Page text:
It’s your worst fear realized: getting attacked by a swarm of bees!
Every year in the Phoenix area, we hear of attacks, whether on someone’s personal property or on a nature walk.
Is there a way to avoid a bee attack? Or are you destined to live in fear of living out your own personal horror movie?
When Bees Are Buzzing
Bees naturally tend to avoid people as they go about their daily activities of pollinating and making honey. However, when aggravated or if they feel their hive is at risk, they will attack.
Also, since Africanized bees are abundant in Arizona and North America, you’re more likely to encounter angry swarms.
Whether at home or on a hike, stay alert for sounds of buzzing. When you’re on the move, keep moving to avoid the hum of hives. The likelihood is that if you move forward and ignore the bees, they’ll do the same for you. At home, though, you’re more likely to aggravate bees as you move things or do yard work. So stay alert.
Look for bees coming in and out of cracks in walls or a hole around exterior boxes like water meter, electrical, or other water valves for sprinkler systems. Bees can live in holes in the ground, in trees or cacti, in sheds, or around patios and roof eaves. If you are moving items either outside or in the garage, be careful should you encounter some angry buzzers.
Since bees aren’t natural attackers, if you encounter some that are acting strangely, that’s a good warning sign that you’ve done something to perturb them.
If You’re Targeted by Bees
You may well accidentally anger a bee colony, but that doesn’t signal certain doom. There are things you can do to reduce injury. First off, get away. Don’t stand around flailing your arms, as that will only make your new friends angrier. Run out of the area and get inside as quickly as possible. Bees have been clocked at 12–15 mph, but you can run faster than that, so outpace them and head to shelter.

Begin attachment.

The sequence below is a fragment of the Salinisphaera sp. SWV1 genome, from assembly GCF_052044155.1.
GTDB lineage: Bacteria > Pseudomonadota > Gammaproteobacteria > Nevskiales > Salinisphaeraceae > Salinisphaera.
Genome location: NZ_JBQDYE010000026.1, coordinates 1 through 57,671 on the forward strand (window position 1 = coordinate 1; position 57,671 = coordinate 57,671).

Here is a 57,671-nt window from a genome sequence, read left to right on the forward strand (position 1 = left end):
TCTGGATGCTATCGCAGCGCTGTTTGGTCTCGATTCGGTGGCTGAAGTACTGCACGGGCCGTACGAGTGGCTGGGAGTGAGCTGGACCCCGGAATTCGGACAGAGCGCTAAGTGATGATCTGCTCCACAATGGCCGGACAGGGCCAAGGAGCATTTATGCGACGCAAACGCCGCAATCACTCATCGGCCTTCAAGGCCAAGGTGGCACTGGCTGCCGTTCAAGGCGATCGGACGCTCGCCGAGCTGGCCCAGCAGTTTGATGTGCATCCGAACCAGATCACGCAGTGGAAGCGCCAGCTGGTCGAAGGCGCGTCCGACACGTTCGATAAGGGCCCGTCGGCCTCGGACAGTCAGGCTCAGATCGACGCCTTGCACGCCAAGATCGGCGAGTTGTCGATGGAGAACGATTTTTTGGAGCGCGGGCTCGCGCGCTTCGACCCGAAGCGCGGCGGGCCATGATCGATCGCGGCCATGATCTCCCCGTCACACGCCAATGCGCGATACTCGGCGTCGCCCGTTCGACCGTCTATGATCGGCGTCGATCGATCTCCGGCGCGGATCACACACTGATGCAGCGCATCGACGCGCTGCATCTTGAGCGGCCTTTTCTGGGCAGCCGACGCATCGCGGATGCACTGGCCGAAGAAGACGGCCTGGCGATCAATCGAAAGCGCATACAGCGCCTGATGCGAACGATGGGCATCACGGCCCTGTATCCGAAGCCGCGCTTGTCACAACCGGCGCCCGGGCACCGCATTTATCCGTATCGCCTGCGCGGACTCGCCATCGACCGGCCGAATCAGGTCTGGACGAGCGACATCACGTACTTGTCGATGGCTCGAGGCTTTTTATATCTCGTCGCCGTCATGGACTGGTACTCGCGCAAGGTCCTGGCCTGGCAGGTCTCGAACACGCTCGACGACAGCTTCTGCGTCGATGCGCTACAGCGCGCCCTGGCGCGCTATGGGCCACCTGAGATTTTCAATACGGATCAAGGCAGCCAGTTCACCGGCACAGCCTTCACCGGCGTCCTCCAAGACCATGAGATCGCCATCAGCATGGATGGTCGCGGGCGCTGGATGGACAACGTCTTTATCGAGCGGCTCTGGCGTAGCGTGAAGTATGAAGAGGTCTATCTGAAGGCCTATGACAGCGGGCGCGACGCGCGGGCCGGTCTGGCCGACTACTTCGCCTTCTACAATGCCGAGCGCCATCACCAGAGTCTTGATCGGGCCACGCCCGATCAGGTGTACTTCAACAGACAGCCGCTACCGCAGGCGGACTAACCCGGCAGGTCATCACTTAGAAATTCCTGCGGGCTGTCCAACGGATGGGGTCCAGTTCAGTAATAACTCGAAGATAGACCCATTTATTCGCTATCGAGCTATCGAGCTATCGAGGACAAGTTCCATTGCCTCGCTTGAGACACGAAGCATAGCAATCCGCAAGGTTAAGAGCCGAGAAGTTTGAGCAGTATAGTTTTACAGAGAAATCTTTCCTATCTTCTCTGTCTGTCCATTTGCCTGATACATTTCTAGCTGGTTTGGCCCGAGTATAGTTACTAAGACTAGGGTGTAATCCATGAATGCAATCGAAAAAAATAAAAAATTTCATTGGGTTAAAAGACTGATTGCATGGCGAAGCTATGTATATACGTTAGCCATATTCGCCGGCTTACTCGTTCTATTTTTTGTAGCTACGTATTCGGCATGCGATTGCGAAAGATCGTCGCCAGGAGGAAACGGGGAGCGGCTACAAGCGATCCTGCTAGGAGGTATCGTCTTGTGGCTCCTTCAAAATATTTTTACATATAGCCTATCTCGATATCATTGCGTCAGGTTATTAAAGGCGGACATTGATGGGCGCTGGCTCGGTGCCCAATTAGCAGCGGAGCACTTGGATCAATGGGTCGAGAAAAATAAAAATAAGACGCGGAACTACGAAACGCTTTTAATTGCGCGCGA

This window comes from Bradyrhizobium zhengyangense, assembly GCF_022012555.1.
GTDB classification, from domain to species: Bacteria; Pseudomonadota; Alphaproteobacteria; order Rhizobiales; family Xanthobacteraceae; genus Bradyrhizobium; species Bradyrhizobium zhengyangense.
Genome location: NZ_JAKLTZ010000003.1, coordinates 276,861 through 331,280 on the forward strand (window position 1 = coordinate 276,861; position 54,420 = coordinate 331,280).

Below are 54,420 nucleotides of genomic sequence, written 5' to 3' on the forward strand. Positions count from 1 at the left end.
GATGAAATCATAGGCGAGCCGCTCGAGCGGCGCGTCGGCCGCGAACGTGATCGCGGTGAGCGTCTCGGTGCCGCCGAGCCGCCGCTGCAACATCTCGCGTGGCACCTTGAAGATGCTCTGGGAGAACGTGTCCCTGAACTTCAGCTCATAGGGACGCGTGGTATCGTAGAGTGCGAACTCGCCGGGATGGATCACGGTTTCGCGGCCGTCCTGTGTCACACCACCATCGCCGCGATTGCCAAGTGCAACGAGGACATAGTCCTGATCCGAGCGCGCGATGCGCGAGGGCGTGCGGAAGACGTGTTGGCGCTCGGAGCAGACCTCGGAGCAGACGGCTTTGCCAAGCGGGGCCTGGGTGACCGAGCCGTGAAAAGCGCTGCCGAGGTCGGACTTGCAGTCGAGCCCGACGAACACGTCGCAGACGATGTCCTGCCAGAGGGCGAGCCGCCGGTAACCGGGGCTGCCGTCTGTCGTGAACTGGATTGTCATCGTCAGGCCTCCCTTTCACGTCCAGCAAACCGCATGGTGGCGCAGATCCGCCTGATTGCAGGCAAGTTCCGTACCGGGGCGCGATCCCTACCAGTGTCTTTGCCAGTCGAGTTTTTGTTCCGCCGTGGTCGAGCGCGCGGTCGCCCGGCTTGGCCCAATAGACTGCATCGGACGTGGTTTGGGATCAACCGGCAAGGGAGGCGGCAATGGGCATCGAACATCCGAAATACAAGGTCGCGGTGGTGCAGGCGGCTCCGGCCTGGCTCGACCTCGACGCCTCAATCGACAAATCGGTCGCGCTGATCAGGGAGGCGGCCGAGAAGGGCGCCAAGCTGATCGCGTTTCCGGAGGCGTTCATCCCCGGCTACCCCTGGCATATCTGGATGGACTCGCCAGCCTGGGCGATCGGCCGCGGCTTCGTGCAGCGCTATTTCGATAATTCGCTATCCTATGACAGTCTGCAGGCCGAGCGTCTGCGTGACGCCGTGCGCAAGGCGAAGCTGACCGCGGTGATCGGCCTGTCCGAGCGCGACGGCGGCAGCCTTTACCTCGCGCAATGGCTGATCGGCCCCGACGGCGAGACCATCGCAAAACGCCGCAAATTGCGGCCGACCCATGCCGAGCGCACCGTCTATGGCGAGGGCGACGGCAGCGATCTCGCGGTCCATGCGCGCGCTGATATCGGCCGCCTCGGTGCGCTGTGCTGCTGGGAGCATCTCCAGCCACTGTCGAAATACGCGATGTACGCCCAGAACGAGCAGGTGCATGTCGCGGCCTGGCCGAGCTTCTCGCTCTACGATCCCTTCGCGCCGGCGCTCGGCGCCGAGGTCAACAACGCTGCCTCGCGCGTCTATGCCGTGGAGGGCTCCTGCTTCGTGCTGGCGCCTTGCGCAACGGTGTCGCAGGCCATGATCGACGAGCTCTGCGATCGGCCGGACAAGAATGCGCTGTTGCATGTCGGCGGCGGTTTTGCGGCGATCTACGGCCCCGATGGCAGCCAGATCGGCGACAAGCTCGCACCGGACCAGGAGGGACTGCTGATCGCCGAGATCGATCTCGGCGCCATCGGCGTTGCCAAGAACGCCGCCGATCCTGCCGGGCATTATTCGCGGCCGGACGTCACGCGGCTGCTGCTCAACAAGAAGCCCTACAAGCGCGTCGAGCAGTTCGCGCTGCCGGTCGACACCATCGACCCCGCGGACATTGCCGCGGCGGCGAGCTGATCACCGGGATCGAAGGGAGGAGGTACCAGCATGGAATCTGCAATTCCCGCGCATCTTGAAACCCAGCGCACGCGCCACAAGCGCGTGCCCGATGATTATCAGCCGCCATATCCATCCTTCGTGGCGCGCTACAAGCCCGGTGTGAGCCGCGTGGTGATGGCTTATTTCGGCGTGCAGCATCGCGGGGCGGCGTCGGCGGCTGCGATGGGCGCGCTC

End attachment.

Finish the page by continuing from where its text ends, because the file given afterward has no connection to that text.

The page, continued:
While looking for your escape, cover your head. Stings to the face can impair vision and reduce your ability to think clearly. Pull up your shirt, use a jacket or blanket, and create a covering so you can see clearly as you move away.
Contrary to what cartoons may have taught us, jumping into water will not deter bees!
While they won’t follow you into the pool or stream, they will wait patiently for you to emerge. Then they will be angrier and ready to attack.
If you are stung, once you’re in a safe location, assess the damage. If you have been stung more than 15 times, or you are experiencing pain, swelling, or numbness, seek medical attention immediately – especially if you know you have an allergy or suspect you’re at risk to have an allergic reaction.
Bee on the Offensive
The best way to avoid a bee attack is to be aware. Keep your property free of clutter, and use care when tending woodpiles or boxes kept in the garage or shed. Studies show that bees are attracted to dark colors and floral or citrus colognes, so avoid those when working in your yard.
It’s a smart idea to inspect your property monthly in search of any signs of bees, including holes in walls, trees, and the ground or obvious hives.
If you spot indications of hive activity, do not try to rectify the situation on your own. Bees are extremely dangerous and should be removed by professionals.